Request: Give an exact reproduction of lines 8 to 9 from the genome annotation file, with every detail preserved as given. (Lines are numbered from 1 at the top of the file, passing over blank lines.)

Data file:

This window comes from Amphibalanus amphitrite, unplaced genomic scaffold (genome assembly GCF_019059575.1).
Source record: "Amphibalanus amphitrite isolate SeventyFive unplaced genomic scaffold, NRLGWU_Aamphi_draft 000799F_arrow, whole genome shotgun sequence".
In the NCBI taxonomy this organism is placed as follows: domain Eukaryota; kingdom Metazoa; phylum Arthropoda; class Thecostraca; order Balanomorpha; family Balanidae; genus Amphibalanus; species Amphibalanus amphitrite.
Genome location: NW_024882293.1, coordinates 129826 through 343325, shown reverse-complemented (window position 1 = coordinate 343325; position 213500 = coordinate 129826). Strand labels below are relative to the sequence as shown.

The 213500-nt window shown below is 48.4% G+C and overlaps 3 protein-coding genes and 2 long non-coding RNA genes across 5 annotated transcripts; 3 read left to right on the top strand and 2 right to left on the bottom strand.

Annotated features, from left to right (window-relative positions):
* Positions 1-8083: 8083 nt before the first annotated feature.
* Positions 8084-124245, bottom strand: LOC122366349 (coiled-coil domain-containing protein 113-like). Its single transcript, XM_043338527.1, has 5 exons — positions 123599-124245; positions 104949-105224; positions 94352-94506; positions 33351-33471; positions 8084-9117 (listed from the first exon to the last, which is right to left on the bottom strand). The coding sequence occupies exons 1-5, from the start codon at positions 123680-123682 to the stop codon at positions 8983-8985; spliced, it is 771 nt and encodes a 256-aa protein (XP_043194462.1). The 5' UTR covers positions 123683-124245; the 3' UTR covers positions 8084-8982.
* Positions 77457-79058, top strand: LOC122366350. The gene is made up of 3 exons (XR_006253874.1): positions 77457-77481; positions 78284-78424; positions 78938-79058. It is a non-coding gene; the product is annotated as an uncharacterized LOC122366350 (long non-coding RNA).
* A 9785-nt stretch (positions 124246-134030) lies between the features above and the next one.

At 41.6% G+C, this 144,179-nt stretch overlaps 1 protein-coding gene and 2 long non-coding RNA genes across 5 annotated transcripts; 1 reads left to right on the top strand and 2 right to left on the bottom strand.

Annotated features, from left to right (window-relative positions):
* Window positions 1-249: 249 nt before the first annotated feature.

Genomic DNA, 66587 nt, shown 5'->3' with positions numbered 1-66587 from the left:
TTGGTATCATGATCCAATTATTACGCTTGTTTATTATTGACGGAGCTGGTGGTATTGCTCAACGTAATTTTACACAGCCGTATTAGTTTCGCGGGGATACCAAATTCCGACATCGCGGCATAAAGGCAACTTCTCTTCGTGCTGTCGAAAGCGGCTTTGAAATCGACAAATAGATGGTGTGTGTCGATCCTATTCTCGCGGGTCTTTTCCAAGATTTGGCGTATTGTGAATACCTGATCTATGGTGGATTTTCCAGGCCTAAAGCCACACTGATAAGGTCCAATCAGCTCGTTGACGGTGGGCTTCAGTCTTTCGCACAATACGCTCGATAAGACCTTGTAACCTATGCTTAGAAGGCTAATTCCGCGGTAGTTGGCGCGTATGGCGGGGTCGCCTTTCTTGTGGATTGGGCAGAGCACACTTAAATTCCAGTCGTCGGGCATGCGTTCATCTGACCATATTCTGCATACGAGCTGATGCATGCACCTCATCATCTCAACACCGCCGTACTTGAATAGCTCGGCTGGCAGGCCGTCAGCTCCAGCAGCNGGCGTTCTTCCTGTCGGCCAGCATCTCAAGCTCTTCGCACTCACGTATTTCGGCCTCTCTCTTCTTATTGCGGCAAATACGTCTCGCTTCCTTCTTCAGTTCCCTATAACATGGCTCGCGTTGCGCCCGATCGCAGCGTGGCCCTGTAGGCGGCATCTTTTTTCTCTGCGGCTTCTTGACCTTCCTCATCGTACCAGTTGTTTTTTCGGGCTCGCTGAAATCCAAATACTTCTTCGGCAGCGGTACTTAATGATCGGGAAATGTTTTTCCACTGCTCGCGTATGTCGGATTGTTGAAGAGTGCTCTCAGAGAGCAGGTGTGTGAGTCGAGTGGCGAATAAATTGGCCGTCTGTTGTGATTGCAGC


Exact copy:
* Positions 8084-124245, bottom strand: LOC122366349 (coiled-coil domain-containing protein 113-like). Its single transcript, XM_043338527.1, has 5 exons — positions 123599-124245; positions 104949-105224; positions 94352-94506; positions 33351-33471; positions 8084-9117 (listed from the first exon to the last, which is right to left on the bottom strand). The coding sequence occupies exons 1-5, from the start codon at positions 123680-123682 to the stop codon at positions 8983-8985; spliced, it is 771 nt and encodes a 256-aa protein (XP_043194462.1). The 5' UTR covers positions 123683-124245; the 3' UTR covers positions 8084-8982.
* Positions 77457-79058, top strand: LOC122366350. The gene is made up of 3 exons (XR_006253874.1): positions 77457-77481; positions 78284-78424; positions 78938-79058. It is a non-coding gene; the product is annotated as an uncharacterized LOC122366350 (long non-coding RNA).